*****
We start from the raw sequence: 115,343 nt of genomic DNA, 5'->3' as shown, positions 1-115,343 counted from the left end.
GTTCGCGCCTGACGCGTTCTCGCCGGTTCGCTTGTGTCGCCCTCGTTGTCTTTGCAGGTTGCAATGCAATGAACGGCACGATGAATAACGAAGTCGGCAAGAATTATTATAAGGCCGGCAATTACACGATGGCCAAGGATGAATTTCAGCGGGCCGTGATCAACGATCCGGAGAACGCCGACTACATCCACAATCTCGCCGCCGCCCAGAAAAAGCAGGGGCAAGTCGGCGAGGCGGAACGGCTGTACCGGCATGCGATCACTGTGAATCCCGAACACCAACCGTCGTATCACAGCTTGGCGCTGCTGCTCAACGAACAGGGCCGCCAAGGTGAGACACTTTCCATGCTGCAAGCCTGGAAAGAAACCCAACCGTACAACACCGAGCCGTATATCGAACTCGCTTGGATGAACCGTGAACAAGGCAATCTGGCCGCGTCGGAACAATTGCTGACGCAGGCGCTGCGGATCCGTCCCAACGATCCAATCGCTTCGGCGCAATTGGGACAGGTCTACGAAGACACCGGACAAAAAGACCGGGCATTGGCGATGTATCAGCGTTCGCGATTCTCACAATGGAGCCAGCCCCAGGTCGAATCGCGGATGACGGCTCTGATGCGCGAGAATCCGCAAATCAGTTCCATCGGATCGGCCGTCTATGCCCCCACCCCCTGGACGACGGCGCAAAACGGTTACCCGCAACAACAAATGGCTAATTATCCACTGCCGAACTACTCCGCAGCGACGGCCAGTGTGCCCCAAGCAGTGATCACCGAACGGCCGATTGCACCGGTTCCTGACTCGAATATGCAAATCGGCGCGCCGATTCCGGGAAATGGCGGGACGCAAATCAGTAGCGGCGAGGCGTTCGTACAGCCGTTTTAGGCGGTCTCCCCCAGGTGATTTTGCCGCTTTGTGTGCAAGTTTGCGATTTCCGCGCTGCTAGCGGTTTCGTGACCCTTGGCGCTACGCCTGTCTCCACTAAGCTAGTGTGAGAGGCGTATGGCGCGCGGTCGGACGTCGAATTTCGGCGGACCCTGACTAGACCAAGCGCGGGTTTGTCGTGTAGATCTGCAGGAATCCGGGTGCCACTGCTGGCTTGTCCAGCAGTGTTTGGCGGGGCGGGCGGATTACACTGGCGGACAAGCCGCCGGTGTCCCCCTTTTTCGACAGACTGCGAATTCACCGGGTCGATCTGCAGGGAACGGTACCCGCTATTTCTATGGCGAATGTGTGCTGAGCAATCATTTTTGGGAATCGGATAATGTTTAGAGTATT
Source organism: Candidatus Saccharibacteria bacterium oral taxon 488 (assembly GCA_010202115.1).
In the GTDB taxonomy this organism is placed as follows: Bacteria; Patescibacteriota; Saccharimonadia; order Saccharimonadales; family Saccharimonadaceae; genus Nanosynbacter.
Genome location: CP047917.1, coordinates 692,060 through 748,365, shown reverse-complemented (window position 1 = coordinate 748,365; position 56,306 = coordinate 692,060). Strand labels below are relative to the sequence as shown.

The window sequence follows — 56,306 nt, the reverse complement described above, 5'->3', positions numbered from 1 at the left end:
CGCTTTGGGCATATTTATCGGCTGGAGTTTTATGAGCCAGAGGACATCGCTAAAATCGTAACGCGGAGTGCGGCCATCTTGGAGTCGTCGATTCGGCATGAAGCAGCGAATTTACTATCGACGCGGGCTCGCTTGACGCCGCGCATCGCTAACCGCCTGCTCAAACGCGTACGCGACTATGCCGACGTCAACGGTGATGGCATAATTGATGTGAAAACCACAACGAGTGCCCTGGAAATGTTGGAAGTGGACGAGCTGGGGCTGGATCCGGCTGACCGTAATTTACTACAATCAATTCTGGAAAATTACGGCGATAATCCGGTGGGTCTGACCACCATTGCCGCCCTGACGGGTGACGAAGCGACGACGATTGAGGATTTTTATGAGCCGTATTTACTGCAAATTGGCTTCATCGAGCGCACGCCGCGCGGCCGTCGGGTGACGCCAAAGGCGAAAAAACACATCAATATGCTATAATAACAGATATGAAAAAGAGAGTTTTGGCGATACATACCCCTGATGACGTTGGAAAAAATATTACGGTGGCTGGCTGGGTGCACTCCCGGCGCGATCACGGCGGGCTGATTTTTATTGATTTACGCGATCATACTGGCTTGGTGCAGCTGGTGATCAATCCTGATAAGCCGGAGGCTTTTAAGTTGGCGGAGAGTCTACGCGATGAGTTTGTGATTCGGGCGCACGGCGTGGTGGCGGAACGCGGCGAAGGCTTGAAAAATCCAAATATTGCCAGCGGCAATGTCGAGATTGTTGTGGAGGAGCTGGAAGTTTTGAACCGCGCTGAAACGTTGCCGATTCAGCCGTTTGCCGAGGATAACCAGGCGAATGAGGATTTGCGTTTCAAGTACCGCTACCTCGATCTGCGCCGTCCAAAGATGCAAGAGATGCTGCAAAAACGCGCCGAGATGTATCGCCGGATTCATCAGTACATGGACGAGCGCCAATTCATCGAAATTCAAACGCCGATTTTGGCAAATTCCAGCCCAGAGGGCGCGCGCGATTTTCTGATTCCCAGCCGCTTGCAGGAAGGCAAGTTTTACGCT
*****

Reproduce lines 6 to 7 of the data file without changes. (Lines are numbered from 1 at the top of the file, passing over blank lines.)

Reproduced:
The window sequence follows — 56,306 nt, the reverse complement described above, 5'->3', positions numbered from 1 at the left end:
CGCTTTGGGCATATTTATCGGCTGGAGTTTTATGAGCCAGAGGACATCGCTAAAATCGTAACGCGGAGTGCGGCCATCTTGGAGTCGTCGATTCGGCATGAAGCAGCGAATTTACTATCGACGCGGGCTCGCTTGACGCCGCGCATCGCTAACCGCCTGCTCAAACGCGTACGCGACTATGCCGACGTCAACGGTGATGGCATAATTGATGTGAAAACCACAACGAGTGCCCTGGAAATGTTGGAAGTGGACGAGCTGGGGCTGGATCCGGCTGACCGTAATTTACTACAATCAATTCTGGAAAATTACGGCGATAATCCGGTGGGTCTGACCACCATTGCCGCCCTGACGGGTGACGAAGCGACGACGATTGAGGATTTTTATGAGCCGTATTTACTGCAAATTGGCTTCATCGAGCGCACGCCGCGCGGCCGTCGGGTGACGCCAAAGGCGAAAAAACACATCAATATGCTATAATAACAGATATGAAAAAGAGAGTTTTGGCGATACATACCCCTGATGACGTTGGAAAAAATATTACGGTGGCTGGCTGGGTGCACTCCCGGCGCGATCACGGCGGGCTGATTTTTATTGATTTACGCGATCATACTGGCTTGGTGCAGCTGGTGATCAATCCTGATAAGCCGGAGGCTTTTAAGTTGGCGGAGAGTCTACGCGATGAGTTTGTGATTCGGGCGCACGGCGTGGTGGCGGAACGCGGCGAAGGCTTGAAAAATCCAAATATTGCCAGCGGCAATGTCGAGATTGTTGTGGAGGAGCTGGAAGTTTTGAACCGCGCTGAAACGTTGCCGATTCAGCCGTTTGCCGAGGATAACCAGGCGAATGAGGATTTGCGTTTCAAGTACCGCTACCTCGATCTGCGCCGTCCAAAGATGCAAGAGATGCTGCAAAAACGCGCCGAGATGTATCGCCGGATTCATCAGTACATGGACGAGCGCCAATTCATCGAAATTCAAACGCCGATTTTGGCAAATTCCAGCCCAGAGGGCGCGCGCGATTTTCTGATTCCCAGCCGCTTGCAGGAAGGCAAGTTTTACGCT